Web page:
CSL Behring has recently received the Orphan Drug designation for Privigen for the treatment of systemic scleroderma. Privigen has also been granted the Fast Track designation. This therapy has been approved for multiple conditions, all related to the immune system. These designations will help CSL Behring with marketing and will give financial incentives to continue development.
About Systemic Scleroderma
Systemic scleroderma is an autoimmune disease that is also known as systemic sclerosis. It is causes an accumulation of scar tissue in the skin and organs, resulting in the thickening of the skin. It is estimated to affect between 40,000 and 165,000 in the United States and typically affects females more than males.
Characteristic symptoms include fibrosis, Raynaud’s phenomenon, swelling in the hands and fingers, open sores on the fingers, heartburn, calcium deposits under the skin, difficulty swallowing, high blood pressure, joint pain, gastrointestinal malfunction, diarrhea, shortness of breath, and kidney problems. In severe cases, fibrosis leads to impairment and failure of the organs.
These symptoms are the result of an immune system malfunction. The majority of cases are sporadic, and doctors are unsure of the exact reason that this disease occurs. They do know that collagen builds up and leads to fibrosis.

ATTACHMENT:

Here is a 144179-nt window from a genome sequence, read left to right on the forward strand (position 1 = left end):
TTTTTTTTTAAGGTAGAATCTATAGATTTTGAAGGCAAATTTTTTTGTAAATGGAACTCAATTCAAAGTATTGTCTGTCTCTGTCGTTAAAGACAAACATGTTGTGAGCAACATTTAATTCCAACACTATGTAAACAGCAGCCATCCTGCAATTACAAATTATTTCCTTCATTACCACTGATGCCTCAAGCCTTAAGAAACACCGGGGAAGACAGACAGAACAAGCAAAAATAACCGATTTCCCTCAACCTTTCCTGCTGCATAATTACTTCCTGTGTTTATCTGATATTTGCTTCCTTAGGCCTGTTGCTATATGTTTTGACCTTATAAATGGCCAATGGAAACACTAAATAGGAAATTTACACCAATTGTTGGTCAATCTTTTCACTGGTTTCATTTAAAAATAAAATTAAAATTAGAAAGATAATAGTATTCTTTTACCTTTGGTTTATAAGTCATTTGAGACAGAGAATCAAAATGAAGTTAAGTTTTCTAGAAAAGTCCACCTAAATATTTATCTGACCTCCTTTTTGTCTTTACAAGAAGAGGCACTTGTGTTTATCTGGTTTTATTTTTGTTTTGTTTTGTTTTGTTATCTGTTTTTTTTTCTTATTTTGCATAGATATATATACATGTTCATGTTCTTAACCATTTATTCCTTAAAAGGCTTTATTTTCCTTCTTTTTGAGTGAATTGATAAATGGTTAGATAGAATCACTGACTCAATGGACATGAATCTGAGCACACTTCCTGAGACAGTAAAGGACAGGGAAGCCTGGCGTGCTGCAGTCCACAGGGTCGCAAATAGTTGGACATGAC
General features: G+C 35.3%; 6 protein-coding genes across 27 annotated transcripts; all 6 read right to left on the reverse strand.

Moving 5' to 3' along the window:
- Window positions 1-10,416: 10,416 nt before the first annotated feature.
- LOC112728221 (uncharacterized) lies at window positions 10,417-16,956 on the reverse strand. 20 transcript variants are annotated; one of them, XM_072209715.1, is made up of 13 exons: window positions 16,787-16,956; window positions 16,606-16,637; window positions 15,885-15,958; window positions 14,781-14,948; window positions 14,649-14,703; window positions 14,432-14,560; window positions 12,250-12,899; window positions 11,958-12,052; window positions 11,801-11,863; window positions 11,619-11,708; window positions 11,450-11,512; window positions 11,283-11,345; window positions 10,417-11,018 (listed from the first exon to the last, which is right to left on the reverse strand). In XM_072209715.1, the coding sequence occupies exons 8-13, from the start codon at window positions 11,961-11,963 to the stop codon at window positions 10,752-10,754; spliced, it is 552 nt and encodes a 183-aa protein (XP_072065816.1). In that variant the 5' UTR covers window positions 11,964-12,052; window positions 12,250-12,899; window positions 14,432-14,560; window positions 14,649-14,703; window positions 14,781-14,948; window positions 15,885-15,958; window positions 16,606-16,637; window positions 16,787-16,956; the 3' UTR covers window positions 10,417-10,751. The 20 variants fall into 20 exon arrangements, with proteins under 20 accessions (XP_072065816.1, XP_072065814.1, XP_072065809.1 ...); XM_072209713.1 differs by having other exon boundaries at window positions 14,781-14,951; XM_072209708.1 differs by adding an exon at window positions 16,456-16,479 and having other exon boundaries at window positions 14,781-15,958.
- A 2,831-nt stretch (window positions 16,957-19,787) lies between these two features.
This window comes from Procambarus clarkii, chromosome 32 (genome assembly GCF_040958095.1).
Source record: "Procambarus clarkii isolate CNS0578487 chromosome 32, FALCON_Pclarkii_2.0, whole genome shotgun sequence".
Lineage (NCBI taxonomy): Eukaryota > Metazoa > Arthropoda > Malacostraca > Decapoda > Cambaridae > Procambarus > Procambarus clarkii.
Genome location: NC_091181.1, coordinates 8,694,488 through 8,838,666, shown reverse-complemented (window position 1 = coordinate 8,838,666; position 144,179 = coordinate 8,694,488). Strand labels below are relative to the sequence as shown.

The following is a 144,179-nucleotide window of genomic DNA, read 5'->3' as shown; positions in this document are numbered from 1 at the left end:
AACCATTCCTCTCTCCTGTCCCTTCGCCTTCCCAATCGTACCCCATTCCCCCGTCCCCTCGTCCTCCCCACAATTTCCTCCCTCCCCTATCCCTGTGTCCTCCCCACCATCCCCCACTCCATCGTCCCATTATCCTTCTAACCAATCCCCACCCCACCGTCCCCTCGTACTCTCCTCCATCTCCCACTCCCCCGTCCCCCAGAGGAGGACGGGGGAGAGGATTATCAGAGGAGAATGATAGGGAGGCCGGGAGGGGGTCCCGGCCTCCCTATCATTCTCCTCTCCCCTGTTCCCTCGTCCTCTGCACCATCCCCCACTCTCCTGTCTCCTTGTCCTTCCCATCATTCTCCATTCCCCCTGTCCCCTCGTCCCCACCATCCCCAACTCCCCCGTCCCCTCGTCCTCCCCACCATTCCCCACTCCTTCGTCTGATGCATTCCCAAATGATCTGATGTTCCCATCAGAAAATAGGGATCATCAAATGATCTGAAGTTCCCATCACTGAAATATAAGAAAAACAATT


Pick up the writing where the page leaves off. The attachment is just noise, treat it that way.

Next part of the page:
A diagnosis may occur after a number of different tests, such as X-rays, biopsies, blood tests, physical exams, CT scans of the lungs, breathing tests, and echocardiograms. After a diagnosis is obtained, treatment consists of symptom management. Doctors may recommend medications to treat the fibrosis, occupational therapy, surgery, pain relievers, physical therapy, antibiotics, medications that suppress the immune system, blood pressure drugs, and medications to combat stomach acid.
Privigen is an IV immunoglobulin (IVIG) therapy. It is aimed at the immune system, as it delivers antibodies to help with immune responses. It has been approved by the FDA for the treatment of multiple immune system disorders, such as primary immunodeficiency. Evidence has shown that it will be beneficial in the treatment of systemic scleroderma, as it is believed to have immunomodulatory effects and helps to reduce fibrosis.
Phase 1 of a clinical trial studied the safety and effect of Privigen on 14 participants over the course of six months. Participants were required to have a history of scleroderma and have received ineffective treatment for it. It will continue to be evaluated in Phase 2 of the trial, which will be placebo controlled. 144 people are already enrolled, and researchers are still accepting participants. Researchers are hopeful that Privigen will have similar effects on systemic scleroderma as it has had on other immune system disorders.
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